Five Americans who had been imprisoned in Iran were allowed to leave the country on Monday, according to White House officials, after two years of high-stakes negotiations in which the United States agreed to unfreeze $6 billion in Iranian oil revenue and dismiss federal charges against five Iranians accused of violating U.S. sanctions.
The announcement that the Americans took off in a plane from Tehran just before 9 a.m. eastern, came as President Biden and Ebrahim Raisi, Iran’s president, were to attend the annual United Nations General Assembly meeting of world leaders on Tuesday.
The five Americans, some of whom had been held for years in Evin Prison, one of the most notorious detention centers in Iran, were expected to fly to Doha, the capital of Qatar, for a Cold War-style exchange with two of the five Iranian nationals. Three others declined to return to Iran, according to U.S. officials.
The Americans will be given a brief medical checkup in Doha before boarding a U.S. government plane to be flown back to Washington, officials said.
At the same time, the United States informed Iran that it had completed the transfer of about $6 billion in Iranian oil revenue from South Korea to a Qatari bank account.
Top aides to Mr. Biden have said financial sanctions and strict monitoring will prevent Iran from spending the money on anything except food, medicine and other humanitarian goods. But they acknowledge that the deal might free up money that Iran is already spending on those items for other purposes.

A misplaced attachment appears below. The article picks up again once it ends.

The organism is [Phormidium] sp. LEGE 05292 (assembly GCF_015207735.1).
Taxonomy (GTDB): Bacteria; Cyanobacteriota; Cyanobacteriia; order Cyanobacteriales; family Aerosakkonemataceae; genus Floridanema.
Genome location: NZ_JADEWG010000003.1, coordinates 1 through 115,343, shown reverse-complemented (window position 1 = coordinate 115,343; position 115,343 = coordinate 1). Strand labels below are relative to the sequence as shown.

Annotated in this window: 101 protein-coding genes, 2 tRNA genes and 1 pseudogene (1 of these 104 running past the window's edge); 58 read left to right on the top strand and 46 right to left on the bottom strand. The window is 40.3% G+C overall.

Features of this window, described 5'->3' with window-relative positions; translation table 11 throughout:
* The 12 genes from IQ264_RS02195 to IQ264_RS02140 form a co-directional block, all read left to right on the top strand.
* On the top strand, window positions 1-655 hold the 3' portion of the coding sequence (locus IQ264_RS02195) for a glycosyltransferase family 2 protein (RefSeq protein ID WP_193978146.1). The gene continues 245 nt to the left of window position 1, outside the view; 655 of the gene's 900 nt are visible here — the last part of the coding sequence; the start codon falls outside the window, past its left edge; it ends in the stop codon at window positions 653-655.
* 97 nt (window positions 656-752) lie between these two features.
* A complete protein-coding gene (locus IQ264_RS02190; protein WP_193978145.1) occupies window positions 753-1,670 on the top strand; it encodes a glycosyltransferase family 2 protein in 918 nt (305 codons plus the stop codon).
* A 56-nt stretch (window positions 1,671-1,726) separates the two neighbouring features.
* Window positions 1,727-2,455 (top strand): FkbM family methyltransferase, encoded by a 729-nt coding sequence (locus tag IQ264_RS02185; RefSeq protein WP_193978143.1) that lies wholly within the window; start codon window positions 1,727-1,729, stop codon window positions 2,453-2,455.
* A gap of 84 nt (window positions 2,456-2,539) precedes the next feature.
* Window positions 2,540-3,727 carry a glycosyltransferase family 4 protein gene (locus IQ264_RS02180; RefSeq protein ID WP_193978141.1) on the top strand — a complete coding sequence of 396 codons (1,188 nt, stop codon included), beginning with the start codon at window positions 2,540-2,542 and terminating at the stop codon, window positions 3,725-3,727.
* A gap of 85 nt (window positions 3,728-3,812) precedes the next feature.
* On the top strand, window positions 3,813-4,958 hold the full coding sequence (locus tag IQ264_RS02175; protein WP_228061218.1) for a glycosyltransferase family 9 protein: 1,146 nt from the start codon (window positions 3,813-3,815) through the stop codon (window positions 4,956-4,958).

The terms of the deal have generated intense criticism from Republicans, who accused Mr. Biden of helping to finance Iran’s terrorist activities around the world.
“Iran’s leaders will take the money and run,” Senator Tom Cotton, Republican of Arkansas, wrote last week on X, the social media platform formerly called Twitter. “What on earth did Joe Biden think would happen?”
Administration officials have said the agreement with Iran was the only way to win the release of the five Americans, who the United States said had been wrongfully detained by the Iranians in deplorable conditions.
The Americans — Mr. Namazi, Emad Sharghi and Morad Tahbaz, as well as two others who have not been named at their families’ request — had been jailed on unsubstantiated charges of spying. They had spent the last several weeks in Iran in home detention after Tehran agreed to release them from prison while the $6 billion transfer, a complicated process, was completed.
American officials said that Mr. Namazi’s mother and Mr. Tahbaz’s wife are also on the plane out of Iran. Both women are Americans and had been previously prevented from leaving Iran by the government there.
The deal comes as part of a larger effort by the Biden administration to de-escalate tensions with Iran, which had soared in the years since President Donald J. Trump abandoned the 2015 Iran nuclear deal, which placed limits on Tehran’s nuclear program in exchange for sanctions relief.
The release took place two days after the first anniversary of the uprising in Iran that erupted after the death of 22-year-old Mahsa Amini in the custody of the country’s morality police. Hundreds were killed in the ensuing government crackdown, including at least 44 minors, while around 20,000 Iranians were arrested, the United Nations calculated. In the past few weeks, the government has arrested dozens of dissidents and activists in an attempt to prevent a fresh round of protests.